- Ish becomes disconsolate. Perhaps Joey may not have been able to change anything. The Tribe won’t rebuild civilization. They will run out of supplies, or ammunition, or matches.
- He decides: no more school. Instead, he teaches them how to make bows and arrows. The children are fascinated and competitive. Ish takes solace in that they have an invention to fall back on when there are no more rifles.
- The year ends, and they simply name it, Year 22.
There are several in this section too, some of them thoughts about human society that might well be Ish’s:
- Page 190, how long the bridges will last.
- Page 210, how old boundaries, like fences, give way to landmarks.
- Page 219, education, from a child’s point of view: Civ-vil-eye-za-shun! That is what Uncle Ish talked about. There are lots of quail by the stream today. Two-and-six? I know that! Why should I say it to him? Two-and-nine? That is hard. It is more than my fingers. It is the same as “a lot.”
- Page 231, what happens to a culture when its promised one is gone. Between the plan and the fulfillment stands always the frail barrier of a human life.
- Page 233, Ish muses about being treated like a god, receiving sacrifices.
- Page 293, How people yearn to escape from daily life to go fishing, or camping, or sit in a cabin or on a beach. What a strange thing then is this great civilization, that no sooner have men attained it than they seek to flee from it! […] Why do the legends look back toward some golden day of simplicity? Must we not think then that this great civilization grew up, not by men’s desires, but rather by Forces and Pressures. Step by step, as villages grew larger, men must give up the free wandering life of berry picking and seed gathering and tie themselves to the security (and drudgery) of agriculture… Yes—this is the key.
Quick Years 2
A shorter, 10 page fast forward, taking Ish into old age.
- Adult members of the tribe die.
- In Year 34 they meet another group north of the bay and agree to merge, for the sake of wives.
- Em dies; Ish marries a young woman from the other tribe and has more children.
- In Year 43 Ish is too tired to carve the rock and given the year a name, and the tradition dies.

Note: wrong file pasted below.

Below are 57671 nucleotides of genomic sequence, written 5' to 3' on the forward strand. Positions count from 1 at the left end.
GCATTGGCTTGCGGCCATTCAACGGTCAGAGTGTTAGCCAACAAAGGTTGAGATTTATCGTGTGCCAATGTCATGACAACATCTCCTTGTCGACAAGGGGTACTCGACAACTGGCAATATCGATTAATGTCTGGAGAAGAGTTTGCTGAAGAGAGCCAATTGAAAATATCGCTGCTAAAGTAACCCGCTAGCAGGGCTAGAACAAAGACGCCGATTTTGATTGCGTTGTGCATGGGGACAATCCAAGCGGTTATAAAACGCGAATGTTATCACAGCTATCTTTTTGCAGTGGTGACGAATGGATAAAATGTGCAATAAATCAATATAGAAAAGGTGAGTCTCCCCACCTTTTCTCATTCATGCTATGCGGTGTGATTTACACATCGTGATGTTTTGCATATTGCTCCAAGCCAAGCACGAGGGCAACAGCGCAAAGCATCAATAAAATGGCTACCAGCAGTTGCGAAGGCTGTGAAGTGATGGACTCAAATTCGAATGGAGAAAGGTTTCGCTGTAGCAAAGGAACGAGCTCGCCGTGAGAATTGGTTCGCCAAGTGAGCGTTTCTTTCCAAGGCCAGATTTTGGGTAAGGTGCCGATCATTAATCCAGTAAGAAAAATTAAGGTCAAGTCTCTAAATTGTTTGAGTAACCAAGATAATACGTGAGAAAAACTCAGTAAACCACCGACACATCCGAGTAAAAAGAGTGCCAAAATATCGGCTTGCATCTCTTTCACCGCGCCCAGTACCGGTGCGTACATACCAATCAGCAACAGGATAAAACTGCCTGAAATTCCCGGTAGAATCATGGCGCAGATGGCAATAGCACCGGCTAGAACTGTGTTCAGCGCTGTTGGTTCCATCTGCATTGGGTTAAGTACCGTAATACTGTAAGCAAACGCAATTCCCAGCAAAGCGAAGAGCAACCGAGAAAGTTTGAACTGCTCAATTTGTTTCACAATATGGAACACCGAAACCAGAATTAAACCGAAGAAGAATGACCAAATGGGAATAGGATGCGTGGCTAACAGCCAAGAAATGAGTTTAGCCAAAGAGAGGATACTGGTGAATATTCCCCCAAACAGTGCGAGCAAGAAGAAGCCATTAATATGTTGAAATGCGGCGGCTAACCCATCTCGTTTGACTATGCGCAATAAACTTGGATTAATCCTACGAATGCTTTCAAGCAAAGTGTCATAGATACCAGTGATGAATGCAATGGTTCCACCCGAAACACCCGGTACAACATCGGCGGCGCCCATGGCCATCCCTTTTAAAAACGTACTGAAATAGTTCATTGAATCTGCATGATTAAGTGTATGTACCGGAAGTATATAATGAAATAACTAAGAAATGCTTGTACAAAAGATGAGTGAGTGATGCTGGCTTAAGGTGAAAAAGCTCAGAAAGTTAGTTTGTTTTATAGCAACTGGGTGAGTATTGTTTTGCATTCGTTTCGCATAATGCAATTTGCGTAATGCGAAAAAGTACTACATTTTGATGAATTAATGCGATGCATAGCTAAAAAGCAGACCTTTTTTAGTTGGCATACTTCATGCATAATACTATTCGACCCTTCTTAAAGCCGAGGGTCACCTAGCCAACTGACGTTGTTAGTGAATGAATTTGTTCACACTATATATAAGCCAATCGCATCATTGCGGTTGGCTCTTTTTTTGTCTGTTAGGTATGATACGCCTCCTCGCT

- A fire ravages the city for a week.
- Then Ezra dies, the last of the original tribe’s adults, and Ish realizes he is the last American.
The Last American
This final section is just 30 pages long.
- One day a young man, Jack, comes to Ish, showing off his bow and arrow. Rifles can’t be trusted. The boy shows his red and white arrows, with points made from different “corns” (i.e. coins) with pictures on them of the Old Ones, who perhaps made the hills and the Americans. Red arrows are for one kind of hunting, white for another. Why?, Ish asks. The boy replies that there is no why, things just are; “It is like the sun that keeps on going round the earth, but naturally no one knows why, or asks why. Why should there be a why?” Ish is tempted to respond, but stops himself. It doesn’t matter; superstitions will arise.
- Ish asks the boy, are you happy? Jack responds, “Yes, I am happy. Things are as they are, and I am part of them.”
- Then one morning there’s a fire and the entire group flees, Jack bringing the hammer. They huddle by the rocks as fire sweeps through the neighborhood. Now the second world is gone too, Ish thinks. They hike to the campus and camp there.
- In the morning they head west. Ish is weak, but clear-headed enough to realize he is dying. They go along the East Shore Highway, US 40 [now Interstate 80/580] and head out onto the bridge. Ish has a seizure, wakes to the boys appealing to him for some decision — about who should get the hammer. He indicates Jack. He sees the hills across the bay, and remembers the passage, “Men go and come, but earth abides.”